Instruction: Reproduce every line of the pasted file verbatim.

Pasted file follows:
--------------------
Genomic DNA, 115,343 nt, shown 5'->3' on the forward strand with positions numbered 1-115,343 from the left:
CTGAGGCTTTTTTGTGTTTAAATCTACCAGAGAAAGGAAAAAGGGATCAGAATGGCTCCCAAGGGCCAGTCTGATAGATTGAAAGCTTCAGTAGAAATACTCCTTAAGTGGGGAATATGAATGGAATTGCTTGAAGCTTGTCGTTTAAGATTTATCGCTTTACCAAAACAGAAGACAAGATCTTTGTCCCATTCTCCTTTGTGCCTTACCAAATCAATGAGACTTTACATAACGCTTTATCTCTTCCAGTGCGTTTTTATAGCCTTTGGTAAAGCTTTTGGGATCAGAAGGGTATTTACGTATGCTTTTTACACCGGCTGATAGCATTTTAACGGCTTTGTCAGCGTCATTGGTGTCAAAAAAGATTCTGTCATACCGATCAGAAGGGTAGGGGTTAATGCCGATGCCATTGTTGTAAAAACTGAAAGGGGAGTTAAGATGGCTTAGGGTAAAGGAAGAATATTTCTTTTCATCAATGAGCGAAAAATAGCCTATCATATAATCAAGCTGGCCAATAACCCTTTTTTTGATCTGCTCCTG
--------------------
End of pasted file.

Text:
Genomic DNA, 115,343 nt, shown 5'->3' on the forward strand with positions numbered 1-115,343 from the left:
CTGAGGCTTTTTTGTGTTTAAATCTACCAGAGAAAGGAAAAAGGGATCAGAATGGCTCCCAAGGGCCAGTCTGATAGATTGAAAGCTTCAGTAGAAATACTCCTTAAGTGGGGAATATGAATGGAATTGCTTGAAGCTTGTCGTTTAAGATTTATCGCTTTACCAAAACAGAAGACAAGATCTTTGTCCCATTCTCCTTTGTGCCTTACCAAATCAATGAGACTTTACATAACGCTTTATCTCTTCCAGTGCGTTTTTATAGCCTTTGGTAAAGCTTTTGGGATCAGAAGGGTATTTACGTATGCTTTTTACACCGGCTGATAGCATTTTAACGGCTTTGTCAGCGTCATTGGTGTCAAAAAAGATTCTGTCATACCGATCAGAAGGGTAGGGGTTAATGCCGATGCCATTGTTGTAAAAACTGAAAGGGGAGTTAAGATGGCTTAGGGTAAAGGAAGAATATTTCTTTTCATCAATGAGCGAAAAATAGCCTATCATATAATCAAGCTGGCCAATAACCCTTTTTTTGATCTGCTCCTG